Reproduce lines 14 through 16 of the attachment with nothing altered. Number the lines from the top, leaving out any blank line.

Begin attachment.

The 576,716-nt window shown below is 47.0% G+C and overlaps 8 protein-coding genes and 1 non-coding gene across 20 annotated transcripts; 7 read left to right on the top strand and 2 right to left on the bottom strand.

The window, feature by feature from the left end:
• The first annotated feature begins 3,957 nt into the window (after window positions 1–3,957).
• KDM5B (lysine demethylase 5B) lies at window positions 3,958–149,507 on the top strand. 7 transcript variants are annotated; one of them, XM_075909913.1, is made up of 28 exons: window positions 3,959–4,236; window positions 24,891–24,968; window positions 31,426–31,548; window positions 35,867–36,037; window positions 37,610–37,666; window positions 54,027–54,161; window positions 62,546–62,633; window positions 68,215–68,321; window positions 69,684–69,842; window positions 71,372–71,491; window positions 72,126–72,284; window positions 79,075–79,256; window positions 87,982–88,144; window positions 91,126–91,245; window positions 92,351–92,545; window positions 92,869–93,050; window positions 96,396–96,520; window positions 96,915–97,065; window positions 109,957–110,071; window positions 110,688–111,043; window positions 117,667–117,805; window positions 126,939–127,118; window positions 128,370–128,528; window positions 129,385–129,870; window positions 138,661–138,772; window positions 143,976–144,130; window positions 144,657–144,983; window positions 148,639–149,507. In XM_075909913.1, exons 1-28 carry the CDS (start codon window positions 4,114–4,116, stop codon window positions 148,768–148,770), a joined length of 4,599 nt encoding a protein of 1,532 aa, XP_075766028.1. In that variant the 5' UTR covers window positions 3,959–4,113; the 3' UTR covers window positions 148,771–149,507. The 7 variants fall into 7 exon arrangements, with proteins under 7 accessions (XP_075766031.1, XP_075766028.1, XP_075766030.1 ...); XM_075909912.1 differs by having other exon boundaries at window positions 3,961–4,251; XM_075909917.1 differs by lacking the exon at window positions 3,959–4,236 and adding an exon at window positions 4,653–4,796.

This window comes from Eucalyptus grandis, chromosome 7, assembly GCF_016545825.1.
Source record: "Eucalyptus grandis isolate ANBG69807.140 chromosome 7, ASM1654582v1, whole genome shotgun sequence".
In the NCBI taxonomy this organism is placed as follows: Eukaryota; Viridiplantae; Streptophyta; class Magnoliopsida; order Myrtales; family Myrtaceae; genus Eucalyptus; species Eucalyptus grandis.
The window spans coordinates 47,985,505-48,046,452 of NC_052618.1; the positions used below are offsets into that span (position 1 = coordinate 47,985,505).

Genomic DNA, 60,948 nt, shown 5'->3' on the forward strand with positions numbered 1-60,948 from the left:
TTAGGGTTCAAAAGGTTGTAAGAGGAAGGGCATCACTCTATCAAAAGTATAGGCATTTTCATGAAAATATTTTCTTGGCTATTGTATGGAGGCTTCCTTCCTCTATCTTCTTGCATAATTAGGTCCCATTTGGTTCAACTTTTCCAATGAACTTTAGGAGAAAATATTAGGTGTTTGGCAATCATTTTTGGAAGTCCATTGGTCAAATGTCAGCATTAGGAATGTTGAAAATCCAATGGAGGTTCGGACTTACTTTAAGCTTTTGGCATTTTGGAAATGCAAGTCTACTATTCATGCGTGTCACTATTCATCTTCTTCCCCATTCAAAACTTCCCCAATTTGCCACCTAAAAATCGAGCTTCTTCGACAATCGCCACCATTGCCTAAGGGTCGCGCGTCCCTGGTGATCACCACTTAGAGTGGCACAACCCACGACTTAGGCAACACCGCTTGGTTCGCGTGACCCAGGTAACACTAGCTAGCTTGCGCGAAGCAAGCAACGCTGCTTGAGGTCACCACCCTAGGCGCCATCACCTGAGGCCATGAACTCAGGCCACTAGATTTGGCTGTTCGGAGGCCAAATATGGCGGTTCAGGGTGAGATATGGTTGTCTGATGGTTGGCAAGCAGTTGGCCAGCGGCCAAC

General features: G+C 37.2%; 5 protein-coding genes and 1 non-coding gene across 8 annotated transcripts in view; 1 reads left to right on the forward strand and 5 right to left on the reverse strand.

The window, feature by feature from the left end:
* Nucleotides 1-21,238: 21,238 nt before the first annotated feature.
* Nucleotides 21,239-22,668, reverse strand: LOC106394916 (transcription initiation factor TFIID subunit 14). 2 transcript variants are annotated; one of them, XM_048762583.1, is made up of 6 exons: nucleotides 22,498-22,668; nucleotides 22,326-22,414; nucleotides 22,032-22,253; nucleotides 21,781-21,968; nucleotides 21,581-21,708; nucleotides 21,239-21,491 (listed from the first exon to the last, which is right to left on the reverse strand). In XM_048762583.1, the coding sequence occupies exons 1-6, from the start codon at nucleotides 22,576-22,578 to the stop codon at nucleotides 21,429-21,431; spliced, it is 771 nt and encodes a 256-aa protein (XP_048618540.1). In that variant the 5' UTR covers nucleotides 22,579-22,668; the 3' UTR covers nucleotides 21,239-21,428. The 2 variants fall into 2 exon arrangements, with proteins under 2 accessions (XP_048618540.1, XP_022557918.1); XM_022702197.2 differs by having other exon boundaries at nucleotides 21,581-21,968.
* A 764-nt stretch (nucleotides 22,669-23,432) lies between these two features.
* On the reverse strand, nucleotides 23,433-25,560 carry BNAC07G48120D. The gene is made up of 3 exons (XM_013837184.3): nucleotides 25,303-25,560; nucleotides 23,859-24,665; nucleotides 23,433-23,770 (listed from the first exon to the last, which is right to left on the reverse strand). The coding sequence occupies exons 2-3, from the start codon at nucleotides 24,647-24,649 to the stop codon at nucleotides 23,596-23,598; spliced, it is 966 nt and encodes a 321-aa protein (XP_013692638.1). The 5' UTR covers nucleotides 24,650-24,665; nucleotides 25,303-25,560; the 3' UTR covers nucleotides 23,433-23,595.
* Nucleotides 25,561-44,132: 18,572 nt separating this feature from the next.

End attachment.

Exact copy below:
* Nucleotides 21,239-22,668, reverse strand: LOC106394916 (transcription initiation factor TFIID subunit 14). 2 transcript variants are annotated; one of them, XM_048762583.1, is made up of 6 exons: nucleotides 22,498-22,668; nucleotides 22,326-22,414; nucleotides 22,032-22,253; nucleotides 21,781-21,968; nucleotides 21,581-21,708; nucleotides 21,239-21,491 (listed from the first exon to the last, which is right to left on the reverse strand). In XM_048762583.1, the coding sequence occupies exons 1-6, from the start codon at nucleotides 22,576-22,578 to the stop codon at nucleotides 21,429-21,431; spliced, it is 771 nt and encodes a 256-aa protein (XP_048618540.1). In that variant the 5' UTR covers nucleotides 22,579-22,668; the 3' UTR covers nucleotides 21,239-21,428. The 2 variants fall into 2 exon arrangements, with proteins under 2 accessions (XP_048618540.1, XP_022557918.1); XM_022702197.2 differs by having other exon boundaries at nucleotides 21,581-21,968.
* A 764-nt stretch (nucleotides 22,669-23,432) lies between these two features.
* On the reverse strand, nucleotides 23,433-25,560 carry BNAC07G48120D. The gene is made up of 3 exons (XM_013837184.3): nucleotides 25,303-25,560; nucleotides 23,859-24,665; nucleotides 23,433-23,770 (listed from the first exon to the last, which is right to left on the reverse strand). The coding sequence occupies exons 2-3, from the start codon at nucleotides 24,647-24,649 to the stop codon at nucleotides 23,596-23,598; spliced, it is 966 nt and encodes a 321-aa protein (XP_013692638.1). The 5' UTR covers nucleotides 24,650-24,665; nucleotides 25,303-25,560; the 3' UTR covers nucleotides 23,433-23,595.